Sam Houston was born in the year March 2, 1793. He lived a life full of adventure, and with long lasting achievements. Houston was a courageous man, practical, peacemaker, sensible, and full of determination. Houston left home when he was a boy of age fourteen, and since then he never was the same again. He decided to live with the Native Indians; the Cherokee tribe settling with them by learning their language and native ways. Houston was an ambitious man in the political arena. He became the first and only man to ever become a governor of two states; Tennessee, and Texas, commander in chief in the army, and United States senator. Though he faced controversy, this did not stop him from proceeding with his ambition rather he fought for what he thought was right and fair. Houston had shortcomings with drinking but in a way it was never an issue with his political aspirations. He also had a difficult time getting married, after his first and second marriage failed, he never gave up but eventually end up marrying Margaret Lea who stood by him till his death in 1863.
Houston was a practical man, was elected in the as a congressman in the House of Representatives. He was able to learn very fast the legislative process by being observant to the most dominant men in the house. He also learnt ways of being able to do favors for his constituents. He basically referred to Andrew Jackson who was one of his very good friends, who he campaigned for and supported during his presidential race. Although his association with Andrew Jackson was controversial, this did not deter Houston from speaking his mind in the House of Representatives or with the people in the campaign trail.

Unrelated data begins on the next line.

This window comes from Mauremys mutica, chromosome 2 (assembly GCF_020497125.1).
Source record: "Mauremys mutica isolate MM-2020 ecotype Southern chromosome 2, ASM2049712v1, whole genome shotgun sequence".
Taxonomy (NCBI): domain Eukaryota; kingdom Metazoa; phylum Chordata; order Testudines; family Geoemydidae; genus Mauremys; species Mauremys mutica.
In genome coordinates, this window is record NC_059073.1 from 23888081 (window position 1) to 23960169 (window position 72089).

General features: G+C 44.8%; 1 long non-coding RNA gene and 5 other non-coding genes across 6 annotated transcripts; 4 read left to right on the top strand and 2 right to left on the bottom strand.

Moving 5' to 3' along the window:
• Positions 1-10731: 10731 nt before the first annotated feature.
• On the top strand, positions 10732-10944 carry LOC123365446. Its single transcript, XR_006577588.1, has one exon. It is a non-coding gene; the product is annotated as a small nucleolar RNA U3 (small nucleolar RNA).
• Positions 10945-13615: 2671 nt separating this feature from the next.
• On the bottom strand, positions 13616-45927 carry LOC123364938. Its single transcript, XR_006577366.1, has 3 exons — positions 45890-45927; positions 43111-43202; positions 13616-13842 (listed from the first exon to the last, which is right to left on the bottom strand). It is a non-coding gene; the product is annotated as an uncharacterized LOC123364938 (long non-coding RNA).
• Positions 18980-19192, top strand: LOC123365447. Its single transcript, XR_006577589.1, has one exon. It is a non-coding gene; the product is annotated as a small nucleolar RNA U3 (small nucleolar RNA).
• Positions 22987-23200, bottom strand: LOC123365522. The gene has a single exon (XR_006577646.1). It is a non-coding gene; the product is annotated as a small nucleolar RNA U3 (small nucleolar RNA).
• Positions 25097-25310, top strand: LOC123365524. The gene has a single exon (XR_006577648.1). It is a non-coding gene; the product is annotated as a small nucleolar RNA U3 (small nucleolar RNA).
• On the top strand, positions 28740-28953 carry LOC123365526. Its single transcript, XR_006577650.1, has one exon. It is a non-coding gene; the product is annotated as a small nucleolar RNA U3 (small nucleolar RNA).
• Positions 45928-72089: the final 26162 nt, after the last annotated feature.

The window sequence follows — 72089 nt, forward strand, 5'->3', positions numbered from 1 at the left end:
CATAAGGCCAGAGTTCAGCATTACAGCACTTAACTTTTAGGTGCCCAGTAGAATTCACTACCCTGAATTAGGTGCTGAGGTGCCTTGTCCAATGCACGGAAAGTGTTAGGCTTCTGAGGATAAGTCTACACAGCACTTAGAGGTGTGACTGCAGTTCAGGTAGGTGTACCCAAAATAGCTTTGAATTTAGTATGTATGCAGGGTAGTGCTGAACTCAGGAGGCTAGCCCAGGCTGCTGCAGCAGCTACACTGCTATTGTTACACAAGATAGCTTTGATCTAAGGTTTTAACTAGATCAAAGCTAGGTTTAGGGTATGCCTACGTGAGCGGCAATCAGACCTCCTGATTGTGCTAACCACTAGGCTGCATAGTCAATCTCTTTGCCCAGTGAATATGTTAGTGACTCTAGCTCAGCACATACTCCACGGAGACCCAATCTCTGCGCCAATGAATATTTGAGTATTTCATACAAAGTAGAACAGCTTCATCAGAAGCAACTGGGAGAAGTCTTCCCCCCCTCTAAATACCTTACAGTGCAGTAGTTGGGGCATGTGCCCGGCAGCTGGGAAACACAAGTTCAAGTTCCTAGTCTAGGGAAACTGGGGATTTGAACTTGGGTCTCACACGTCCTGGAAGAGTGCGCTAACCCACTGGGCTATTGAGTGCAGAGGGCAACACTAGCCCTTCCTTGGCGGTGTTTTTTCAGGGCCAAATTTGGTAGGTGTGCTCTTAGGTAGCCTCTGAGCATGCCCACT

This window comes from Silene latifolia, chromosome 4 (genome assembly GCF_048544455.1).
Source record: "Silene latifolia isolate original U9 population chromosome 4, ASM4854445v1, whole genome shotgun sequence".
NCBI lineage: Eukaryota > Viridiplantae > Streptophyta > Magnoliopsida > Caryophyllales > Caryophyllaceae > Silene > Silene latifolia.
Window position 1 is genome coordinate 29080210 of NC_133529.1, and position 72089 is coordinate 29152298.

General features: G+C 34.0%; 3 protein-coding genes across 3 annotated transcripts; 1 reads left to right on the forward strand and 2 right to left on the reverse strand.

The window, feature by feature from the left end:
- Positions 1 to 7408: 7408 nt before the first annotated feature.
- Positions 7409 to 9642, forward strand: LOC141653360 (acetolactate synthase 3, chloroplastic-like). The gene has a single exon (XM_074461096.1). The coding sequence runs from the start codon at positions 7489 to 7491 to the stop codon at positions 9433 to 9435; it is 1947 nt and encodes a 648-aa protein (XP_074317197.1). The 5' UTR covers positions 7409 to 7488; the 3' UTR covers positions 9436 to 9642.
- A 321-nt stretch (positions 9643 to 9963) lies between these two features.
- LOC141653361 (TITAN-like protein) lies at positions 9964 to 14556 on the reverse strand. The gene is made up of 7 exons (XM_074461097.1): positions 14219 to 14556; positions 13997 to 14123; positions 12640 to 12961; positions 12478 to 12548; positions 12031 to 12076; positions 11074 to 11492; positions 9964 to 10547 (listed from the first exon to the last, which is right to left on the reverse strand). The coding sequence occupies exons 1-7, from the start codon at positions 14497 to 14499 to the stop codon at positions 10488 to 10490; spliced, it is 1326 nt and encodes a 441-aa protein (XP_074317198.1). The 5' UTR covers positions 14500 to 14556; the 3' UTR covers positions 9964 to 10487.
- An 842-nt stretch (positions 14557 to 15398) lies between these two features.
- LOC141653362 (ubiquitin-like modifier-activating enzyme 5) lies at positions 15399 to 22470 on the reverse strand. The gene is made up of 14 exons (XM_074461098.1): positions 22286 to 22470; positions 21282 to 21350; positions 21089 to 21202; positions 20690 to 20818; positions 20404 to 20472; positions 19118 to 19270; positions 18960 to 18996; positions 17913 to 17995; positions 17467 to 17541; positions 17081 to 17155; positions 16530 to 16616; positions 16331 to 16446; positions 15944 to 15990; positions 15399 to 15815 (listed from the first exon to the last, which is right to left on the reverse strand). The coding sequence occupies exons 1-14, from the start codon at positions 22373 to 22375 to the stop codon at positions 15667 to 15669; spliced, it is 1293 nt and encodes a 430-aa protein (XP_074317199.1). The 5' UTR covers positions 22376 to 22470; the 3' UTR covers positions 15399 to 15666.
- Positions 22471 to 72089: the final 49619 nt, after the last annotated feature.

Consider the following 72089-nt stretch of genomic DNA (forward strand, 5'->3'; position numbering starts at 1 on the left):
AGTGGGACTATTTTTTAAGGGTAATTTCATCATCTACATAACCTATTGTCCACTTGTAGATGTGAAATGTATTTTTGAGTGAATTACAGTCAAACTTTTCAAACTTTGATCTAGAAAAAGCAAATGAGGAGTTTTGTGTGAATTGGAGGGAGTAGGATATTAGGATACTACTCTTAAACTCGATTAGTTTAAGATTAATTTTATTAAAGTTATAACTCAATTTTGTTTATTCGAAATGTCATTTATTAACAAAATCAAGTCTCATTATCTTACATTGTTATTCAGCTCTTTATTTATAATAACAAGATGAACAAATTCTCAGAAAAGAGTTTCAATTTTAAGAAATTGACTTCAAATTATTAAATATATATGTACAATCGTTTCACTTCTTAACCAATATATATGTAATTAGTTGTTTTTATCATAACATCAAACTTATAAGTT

Houston’s courage was depicted in various ways: He had no experience in the political arena, but he managed to work in the Attorney General’s office. He knew how to do his job well. His personality had the qualities of a courageous man, and this prompted voters to be able to see him as a potential candidate and due to this his political aspirations elevated. Another courageous trait of Houston was when he opposed the Kansa-Nebraska bill he made it clear that he was not antislavery or antisouthern. “And I am determined that while I live in it, none of the fraternal bonds which bind it to this Union shall be broken” (170).
Houston was opposed to the Annexation of Texas, which was against his loyalty to Texas. He felt that his Union that he had fought for was being destroyed. “I have declared myself in favor of peace, of harmony, of compromise in order to obtain fair expression...